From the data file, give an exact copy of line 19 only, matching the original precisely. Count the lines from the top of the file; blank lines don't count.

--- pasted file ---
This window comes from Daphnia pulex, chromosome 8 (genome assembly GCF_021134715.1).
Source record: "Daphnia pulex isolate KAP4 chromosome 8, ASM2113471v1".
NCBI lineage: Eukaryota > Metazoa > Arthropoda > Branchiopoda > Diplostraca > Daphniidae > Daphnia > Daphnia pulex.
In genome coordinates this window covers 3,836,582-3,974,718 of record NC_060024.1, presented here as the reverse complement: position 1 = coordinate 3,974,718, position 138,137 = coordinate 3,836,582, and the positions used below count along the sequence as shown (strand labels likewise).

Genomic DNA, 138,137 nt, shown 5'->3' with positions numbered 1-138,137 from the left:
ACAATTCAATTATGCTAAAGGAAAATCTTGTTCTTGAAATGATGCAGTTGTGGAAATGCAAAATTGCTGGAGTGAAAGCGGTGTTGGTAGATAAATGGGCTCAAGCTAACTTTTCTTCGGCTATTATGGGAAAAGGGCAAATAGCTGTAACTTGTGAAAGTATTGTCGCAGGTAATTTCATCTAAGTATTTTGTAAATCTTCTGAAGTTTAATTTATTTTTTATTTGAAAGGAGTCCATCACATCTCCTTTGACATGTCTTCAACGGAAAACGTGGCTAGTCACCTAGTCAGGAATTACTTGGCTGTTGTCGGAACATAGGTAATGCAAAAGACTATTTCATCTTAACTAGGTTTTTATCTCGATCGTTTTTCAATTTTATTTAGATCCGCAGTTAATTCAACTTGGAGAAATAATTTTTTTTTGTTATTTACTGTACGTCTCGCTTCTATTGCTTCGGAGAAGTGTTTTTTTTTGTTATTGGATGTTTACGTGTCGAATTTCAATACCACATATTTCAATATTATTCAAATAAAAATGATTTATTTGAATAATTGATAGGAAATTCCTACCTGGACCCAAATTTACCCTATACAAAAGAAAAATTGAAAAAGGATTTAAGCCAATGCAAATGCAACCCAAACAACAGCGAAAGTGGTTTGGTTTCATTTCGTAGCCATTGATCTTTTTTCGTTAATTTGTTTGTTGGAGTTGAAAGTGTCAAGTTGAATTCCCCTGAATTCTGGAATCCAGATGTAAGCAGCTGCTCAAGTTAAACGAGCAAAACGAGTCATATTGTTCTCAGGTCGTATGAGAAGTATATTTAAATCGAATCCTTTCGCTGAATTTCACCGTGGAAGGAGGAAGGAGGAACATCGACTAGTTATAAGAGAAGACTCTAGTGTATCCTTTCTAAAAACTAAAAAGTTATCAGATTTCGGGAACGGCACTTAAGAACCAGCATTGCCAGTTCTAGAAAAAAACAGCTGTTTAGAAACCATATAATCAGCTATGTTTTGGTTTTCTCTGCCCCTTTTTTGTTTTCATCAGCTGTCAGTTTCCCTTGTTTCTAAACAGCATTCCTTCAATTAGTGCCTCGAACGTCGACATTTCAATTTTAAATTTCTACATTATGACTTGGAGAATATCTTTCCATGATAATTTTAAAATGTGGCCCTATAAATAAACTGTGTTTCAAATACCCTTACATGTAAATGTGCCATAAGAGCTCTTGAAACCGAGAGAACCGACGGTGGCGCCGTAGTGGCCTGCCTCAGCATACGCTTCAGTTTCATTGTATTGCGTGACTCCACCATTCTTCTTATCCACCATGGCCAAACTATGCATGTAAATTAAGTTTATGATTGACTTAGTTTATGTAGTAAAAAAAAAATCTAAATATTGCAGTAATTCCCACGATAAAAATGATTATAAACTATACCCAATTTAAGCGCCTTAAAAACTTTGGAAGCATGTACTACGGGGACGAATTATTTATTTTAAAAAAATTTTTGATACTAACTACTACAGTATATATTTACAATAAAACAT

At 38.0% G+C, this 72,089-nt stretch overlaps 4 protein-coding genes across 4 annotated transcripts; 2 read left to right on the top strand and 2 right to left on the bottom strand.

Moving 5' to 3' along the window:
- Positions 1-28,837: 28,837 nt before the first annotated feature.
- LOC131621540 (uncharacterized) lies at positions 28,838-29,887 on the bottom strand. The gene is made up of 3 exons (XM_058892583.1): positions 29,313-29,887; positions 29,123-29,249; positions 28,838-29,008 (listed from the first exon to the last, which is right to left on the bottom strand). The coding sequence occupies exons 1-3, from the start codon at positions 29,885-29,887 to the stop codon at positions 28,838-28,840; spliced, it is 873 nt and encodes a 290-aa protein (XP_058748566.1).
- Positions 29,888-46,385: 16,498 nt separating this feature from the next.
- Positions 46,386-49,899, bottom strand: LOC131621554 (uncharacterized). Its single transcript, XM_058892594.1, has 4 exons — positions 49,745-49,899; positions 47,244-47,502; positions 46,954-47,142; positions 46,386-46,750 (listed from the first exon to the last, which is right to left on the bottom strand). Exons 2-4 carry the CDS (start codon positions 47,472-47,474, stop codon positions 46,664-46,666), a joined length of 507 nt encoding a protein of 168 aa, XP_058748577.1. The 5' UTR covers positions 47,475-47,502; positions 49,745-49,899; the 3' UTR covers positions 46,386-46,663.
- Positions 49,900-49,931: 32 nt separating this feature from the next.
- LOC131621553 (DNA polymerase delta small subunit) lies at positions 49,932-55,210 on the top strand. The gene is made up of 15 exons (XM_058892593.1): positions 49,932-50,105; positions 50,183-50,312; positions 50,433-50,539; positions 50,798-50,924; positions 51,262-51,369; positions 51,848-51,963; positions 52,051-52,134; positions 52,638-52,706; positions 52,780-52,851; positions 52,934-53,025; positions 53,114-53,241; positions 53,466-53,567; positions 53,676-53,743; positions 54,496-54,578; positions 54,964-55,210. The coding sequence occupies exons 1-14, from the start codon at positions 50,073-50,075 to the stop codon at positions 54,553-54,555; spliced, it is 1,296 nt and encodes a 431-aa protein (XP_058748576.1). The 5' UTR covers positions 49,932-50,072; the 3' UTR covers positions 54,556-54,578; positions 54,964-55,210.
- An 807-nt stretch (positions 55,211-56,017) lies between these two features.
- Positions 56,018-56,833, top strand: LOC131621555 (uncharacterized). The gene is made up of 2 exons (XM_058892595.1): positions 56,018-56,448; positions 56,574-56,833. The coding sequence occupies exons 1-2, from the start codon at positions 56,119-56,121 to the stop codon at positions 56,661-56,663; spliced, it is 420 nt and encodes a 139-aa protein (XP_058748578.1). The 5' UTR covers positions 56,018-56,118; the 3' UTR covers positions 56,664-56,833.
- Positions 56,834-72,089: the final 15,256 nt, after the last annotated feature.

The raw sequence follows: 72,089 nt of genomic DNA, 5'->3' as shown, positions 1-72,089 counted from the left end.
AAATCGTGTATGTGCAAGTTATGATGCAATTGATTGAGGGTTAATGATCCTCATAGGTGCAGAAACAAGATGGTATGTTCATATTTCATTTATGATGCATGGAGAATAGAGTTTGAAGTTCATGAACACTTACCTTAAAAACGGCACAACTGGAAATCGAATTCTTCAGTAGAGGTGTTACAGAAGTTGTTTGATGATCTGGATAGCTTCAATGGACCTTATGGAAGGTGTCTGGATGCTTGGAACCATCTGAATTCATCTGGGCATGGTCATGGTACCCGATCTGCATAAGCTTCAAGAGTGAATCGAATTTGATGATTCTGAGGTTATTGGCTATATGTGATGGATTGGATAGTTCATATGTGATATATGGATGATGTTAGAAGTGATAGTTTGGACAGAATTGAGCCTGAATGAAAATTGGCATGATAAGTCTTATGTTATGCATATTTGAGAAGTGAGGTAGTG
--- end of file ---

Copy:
AAATCGTGTATGTGCAAGTTATGATGCAATTGATTGAGGGTTAATGATCCTCATAGGTGCAGAAACAAGATGGTATGTTCATATTTCATTTATGATGCATGGAGAATAGAGTTTGAAGTTCATGAACACTTACCTTAAAAACGGCACAACTGGAAATCGAATTCTTCAGTAGAGGTGTTACAGAAGTTGTTTGATGATCTGGATAGCTTCAATGGACCTTATGGAAGGTGTCTGGATGCTTGGAACCATCTGAATTCATCTGGGCATGGTCATGGTACCCGATCTGCATAAGCTTCAAGAGTGAATCGAATTTGATGATTCTGAGGTTATTGGCTATATGTGATGGATTGGATAGTTCATATGTGATATATGGATGATGTTAGAAGTGATAGTTTGGACAGAATTGAGCCTGAATGAAAATTGGCATGATAAGTCTTATGTTATGCATATTTGAGAAGTGAGGTAGTG